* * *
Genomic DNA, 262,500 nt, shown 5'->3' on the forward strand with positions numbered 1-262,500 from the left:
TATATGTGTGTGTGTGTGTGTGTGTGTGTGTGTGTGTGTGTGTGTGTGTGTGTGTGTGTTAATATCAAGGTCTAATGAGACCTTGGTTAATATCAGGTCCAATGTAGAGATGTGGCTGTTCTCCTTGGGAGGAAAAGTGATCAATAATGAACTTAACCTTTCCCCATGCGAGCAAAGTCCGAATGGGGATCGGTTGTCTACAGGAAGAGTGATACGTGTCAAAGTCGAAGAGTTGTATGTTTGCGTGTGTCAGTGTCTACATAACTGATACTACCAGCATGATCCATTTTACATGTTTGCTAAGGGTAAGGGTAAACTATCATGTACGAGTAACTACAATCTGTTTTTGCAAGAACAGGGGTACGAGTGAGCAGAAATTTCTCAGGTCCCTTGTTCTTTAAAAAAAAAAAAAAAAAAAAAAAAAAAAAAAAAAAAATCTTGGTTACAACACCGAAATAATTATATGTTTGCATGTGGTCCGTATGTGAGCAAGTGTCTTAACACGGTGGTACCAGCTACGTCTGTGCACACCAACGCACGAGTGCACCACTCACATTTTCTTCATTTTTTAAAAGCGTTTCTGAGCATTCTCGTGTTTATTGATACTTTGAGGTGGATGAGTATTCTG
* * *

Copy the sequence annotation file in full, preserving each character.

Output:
Genomic DNA, 262,500 nt, shown 5'->3' on the forward strand with positions numbered 1-262,500 from the left:
TATATGTGTGTGTGTGTGTGTGTGTGTGTGTGTGTGTGTGTGTGTGTGTGTGTGTGTGTTAATATCAAGGTCTAATGAGACCTTGGTTAATATCAGGTCCAATGTAGAGATGTGGCTGTTCTCCTTGGGAGGAAAAGTGATCAATAATGAACTTAACCTTTCCCCATGCGAGCAAAGTCCGAATGGGGATCGGTTGTCTACAGGAAGAGTGATACGTGTCAAAGTCGAAGAGTTGTATGTTTGCGTGTGTCAGTGTCTACATAACTGATACTACCAGCATGATCCATTTTACATGTTTGCTAAGGGTAAGGGTAAACTATCATGTACGAGTAACTACAATCTGTTTTTGCAAGAACAGGGGTACGAGTGAGCAGAAATTTCTCAGGTCCCTTGTTCTTTAAAAAAAAAAAAAAAAAAAAAAAAAAAAAAAAAAAAATCTTGGTTACAACACCGAAATAATTATATGTTTGCATGTGGTCCGTATGTGAGCAAGTGTCTTAACACGGTGGTACCAGCTACGTCTGTGCACACCAACGCACGAGTGCACCACTCACATTTTCTTCATTTTTTAAAAGCGTTTCTGAGCATTCTCGTGTTTATTGATACTTTGAGGTGGATGAGTATTCTG